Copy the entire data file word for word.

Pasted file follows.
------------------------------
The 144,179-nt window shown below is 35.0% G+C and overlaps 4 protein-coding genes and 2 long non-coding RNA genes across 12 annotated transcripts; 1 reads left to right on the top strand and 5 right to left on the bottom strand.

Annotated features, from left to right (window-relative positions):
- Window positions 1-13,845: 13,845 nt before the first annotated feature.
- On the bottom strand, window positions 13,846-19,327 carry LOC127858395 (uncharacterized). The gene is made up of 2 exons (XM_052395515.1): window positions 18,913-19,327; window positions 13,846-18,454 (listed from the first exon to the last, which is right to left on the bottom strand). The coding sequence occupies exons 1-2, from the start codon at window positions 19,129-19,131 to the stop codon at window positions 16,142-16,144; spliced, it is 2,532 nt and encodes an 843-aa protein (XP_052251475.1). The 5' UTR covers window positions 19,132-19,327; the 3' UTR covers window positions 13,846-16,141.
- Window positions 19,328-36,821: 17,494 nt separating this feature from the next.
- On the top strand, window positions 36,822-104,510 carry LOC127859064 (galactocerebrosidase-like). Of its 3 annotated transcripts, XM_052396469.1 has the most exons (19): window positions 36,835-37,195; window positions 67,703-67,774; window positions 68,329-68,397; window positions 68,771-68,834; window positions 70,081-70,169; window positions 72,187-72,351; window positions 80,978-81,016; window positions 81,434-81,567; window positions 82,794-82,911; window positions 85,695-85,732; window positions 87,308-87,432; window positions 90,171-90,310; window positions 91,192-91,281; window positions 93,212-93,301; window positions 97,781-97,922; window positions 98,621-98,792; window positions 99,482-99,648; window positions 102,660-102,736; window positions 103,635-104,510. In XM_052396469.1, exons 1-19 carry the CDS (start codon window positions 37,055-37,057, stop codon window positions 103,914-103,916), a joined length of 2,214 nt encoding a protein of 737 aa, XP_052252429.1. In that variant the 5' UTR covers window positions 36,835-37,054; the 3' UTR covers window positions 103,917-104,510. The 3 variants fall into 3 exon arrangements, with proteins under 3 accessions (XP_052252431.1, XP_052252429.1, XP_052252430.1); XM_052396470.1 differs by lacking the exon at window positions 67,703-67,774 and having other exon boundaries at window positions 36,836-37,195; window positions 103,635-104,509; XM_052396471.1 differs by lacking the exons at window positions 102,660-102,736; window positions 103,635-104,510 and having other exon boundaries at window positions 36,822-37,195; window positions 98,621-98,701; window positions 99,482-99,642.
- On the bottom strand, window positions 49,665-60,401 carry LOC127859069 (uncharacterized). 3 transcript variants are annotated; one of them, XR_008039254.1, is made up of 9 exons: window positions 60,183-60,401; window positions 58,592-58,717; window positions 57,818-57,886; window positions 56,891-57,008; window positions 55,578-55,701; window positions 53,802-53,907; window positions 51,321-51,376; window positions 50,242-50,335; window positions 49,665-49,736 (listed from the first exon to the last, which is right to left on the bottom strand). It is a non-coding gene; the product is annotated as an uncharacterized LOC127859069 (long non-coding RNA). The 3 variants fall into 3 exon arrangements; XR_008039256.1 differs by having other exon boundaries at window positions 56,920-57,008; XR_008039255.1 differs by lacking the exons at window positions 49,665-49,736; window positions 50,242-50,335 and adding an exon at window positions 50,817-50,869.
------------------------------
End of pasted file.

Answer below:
The 144,179-nt window shown below is 35.0% G+C and overlaps 4 protein-coding genes and 2 long non-coding RNA genes across 12 annotated transcripts; 1 reads left to right on the top strand and 5 right to left on the bottom strand.

Annotated features, from left to right (window-relative positions):
- Window positions 1-13,845: 13,845 nt before the first annotated feature.
- On the bottom strand, window positions 13,846-19,327 carry LOC127858395 (uncharacterized). The gene is made up of 2 exons (XM_052395515.1): window positions 18,913-19,327; window positions 13,846-18,454 (listed from the first exon to the last, which is right to left on the bottom strand). The coding sequence occupies exons 1-2, from the start codon at window positions 19,129-19,131 to the stop codon at window positions 16,142-16,144; spliced, it is 2,532 nt and encodes an 843-aa protein (XP_052251475.1). The 5' UTR covers window positions 19,132-19,327; the 3' UTR covers window positions 13,846-16,141.
- Window positions 19,328-36,821: 17,494 nt separating this feature from the next.
- On the top strand, window positions 36,822-104,510 carry LOC127859064 (galactocerebrosidase-like). Of its 3 annotated transcripts, XM_052396469.1 has the most exons (19): window positions 36,835-37,195; window positions 67,703-67,774; window positions 68,329-68,397; window positions 68,771-68,834; window positions 70,081-70,169; window positions 72,187-72,351; window positions 80,978-81,016; window positions 81,434-81,567; window positions 82,794-82,911; window positions 85,695-85,732; window positions 87,308-87,432; window positions 90,171-90,310; window positions 91,192-91,281; window positions 93,212-93,301; window positions 97,781-97,922; window positions 98,621-98,792; window positions 99,482-99,648; window positions 102,660-102,736; window positions 103,635-104,510. In XM_052396469.1, exons 1-19 carry the CDS (start codon window positions 37,055-37,057, stop codon window positions 103,914-103,916), a joined length of 2,214 nt encoding a protein of 737 aa, XP_052252429.1. In that variant the 5' UTR covers window positions 36,835-37,054; the 3' UTR covers window positions 103,917-104,510. The 3 variants fall into 3 exon arrangements, with proteins under 3 accessions (XP_052252431.1, XP_052252429.1, XP_052252430.1); XM_052396470.1 differs by lacking the exon at window positions 67,703-67,774 and having other exon boundaries at window positions 36,836-37,195; window positions 103,635-104,509; XM_052396471.1 differs by lacking the exons at window positions 102,660-102,736; window positions 103,635-104,510 and having other exon boundaries at window positions 36,822-37,195; window positions 98,621-98,701; window positions 99,482-99,642.
- On the bottom strand, window positions 49,665-60,401 carry LOC127859069 (uncharacterized). 3 transcript variants are annotated; one of them, XR_008039254.1, is made up of 9 exons: window positions 60,183-60,401; window positions 58,592-58,717; window positions 57,818-57,886; window positions 56,891-57,008; window positions 55,578-55,701; window positions 53,802-53,907; window positions 51,321-51,376; window positions 50,242-50,335; window positions 49,665-49,736 (listed from the first exon to the last, which is right to left on the bottom strand). It is a non-coding gene; the product is annotated as an uncharacterized LOC127859069 (long non-coding RNA). The 3 variants fall into 3 exon arrangements; XR_008039256.1 differs by having other exon boundaries at window positions 56,920-57,008; XR_008039255.1 differs by lacking the exons at window positions 49,665-49,736; window positions 50,242-50,335 and adding an exon at window positions 50,817-50,869.